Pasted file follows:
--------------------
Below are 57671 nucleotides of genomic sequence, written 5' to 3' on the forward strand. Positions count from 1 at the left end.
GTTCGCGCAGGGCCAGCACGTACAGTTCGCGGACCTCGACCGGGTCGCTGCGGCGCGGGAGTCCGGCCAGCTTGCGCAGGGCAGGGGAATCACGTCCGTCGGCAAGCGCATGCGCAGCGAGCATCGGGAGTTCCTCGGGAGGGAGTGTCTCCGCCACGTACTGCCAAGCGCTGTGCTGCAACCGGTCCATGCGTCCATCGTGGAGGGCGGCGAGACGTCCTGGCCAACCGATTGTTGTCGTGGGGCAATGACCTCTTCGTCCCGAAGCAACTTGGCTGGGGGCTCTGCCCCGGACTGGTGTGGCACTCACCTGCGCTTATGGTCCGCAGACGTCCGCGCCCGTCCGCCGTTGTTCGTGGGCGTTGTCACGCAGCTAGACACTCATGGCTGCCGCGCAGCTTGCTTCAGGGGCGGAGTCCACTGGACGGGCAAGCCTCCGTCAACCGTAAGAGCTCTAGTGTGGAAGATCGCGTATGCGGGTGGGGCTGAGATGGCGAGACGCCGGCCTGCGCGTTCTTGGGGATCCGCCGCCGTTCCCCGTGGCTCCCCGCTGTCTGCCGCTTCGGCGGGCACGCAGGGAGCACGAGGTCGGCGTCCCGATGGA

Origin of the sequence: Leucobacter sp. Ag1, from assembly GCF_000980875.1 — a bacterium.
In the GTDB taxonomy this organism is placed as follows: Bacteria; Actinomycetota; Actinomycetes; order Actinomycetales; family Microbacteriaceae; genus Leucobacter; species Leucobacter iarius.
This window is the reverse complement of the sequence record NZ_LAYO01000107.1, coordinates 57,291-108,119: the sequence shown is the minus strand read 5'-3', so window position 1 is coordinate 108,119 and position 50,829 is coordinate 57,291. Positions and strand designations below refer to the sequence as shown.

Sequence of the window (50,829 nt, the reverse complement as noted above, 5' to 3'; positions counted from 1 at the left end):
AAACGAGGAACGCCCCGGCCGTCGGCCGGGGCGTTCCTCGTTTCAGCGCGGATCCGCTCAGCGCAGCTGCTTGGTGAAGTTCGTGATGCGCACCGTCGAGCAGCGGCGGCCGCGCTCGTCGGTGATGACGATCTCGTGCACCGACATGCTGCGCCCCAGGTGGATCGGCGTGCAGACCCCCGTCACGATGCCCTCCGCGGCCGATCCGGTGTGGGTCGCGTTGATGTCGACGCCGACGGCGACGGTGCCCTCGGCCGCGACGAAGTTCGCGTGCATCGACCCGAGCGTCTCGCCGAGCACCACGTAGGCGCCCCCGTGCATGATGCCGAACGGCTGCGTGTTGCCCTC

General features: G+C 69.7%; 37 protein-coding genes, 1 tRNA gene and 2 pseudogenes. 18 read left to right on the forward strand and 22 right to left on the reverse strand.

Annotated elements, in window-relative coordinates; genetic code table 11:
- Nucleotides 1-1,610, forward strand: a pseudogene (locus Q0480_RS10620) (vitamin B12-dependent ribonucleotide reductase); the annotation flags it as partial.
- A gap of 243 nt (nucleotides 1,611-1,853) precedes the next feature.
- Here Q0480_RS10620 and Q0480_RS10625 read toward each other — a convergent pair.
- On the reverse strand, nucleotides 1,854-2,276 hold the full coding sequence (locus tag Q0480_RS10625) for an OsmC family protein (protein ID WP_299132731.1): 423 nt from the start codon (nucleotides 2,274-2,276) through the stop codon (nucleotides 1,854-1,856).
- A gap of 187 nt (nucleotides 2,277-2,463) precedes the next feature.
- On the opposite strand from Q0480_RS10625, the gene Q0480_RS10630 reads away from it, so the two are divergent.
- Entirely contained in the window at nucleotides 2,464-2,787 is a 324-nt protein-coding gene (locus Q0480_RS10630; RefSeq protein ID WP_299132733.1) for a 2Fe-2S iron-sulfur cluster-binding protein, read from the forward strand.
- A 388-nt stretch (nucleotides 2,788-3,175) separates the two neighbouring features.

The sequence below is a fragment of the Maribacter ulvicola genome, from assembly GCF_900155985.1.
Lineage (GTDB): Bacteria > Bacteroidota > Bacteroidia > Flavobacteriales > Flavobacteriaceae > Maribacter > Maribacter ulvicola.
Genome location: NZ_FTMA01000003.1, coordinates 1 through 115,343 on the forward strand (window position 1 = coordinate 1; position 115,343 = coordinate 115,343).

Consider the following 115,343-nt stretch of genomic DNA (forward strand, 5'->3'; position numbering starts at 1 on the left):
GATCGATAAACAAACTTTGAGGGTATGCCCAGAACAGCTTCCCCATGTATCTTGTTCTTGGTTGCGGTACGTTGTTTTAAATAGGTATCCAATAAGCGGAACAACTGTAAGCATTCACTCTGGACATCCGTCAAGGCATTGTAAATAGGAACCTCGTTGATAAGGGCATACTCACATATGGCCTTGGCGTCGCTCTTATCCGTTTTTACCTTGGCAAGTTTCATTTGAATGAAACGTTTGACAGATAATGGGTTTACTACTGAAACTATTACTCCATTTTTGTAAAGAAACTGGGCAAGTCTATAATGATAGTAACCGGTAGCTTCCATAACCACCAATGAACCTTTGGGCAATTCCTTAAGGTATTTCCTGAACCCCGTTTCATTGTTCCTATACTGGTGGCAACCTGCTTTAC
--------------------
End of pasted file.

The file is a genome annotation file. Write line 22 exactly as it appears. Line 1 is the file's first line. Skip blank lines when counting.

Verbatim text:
GATCGATAAACAAACTTTGAGGGTATGCCCAGAACAGCTTCCCCATGTATCTTGTTCTTGGTTGCGGTACGTTGTTTTAAATAGGTATCCAATAAGCGGAACAACTGTAAGCATTCACTCTGGACATCCGTCAAGGCATTGTAAATAGGAACCTCGTTGATAAGGGCATACTCACATATGGCCTTGGCGTCGCTCTTATCCGTTTTTACCTTGGCAAGTTTCATTTGAATGAAACGTTTGACAGATAATGGGTTTACTACTGAAACTATTACTCCATTTTTGTAAAGAAACTGGGCAAGTCTATAATGATAGTAACCGGTAGCTTCCATAACCACCAATGAACCTTTGGGCAATTCCTTAAGGTATTTCCTGAACCCCGTTTCATTGTTCCTATACTGGTGGCAACCTGCTTTAC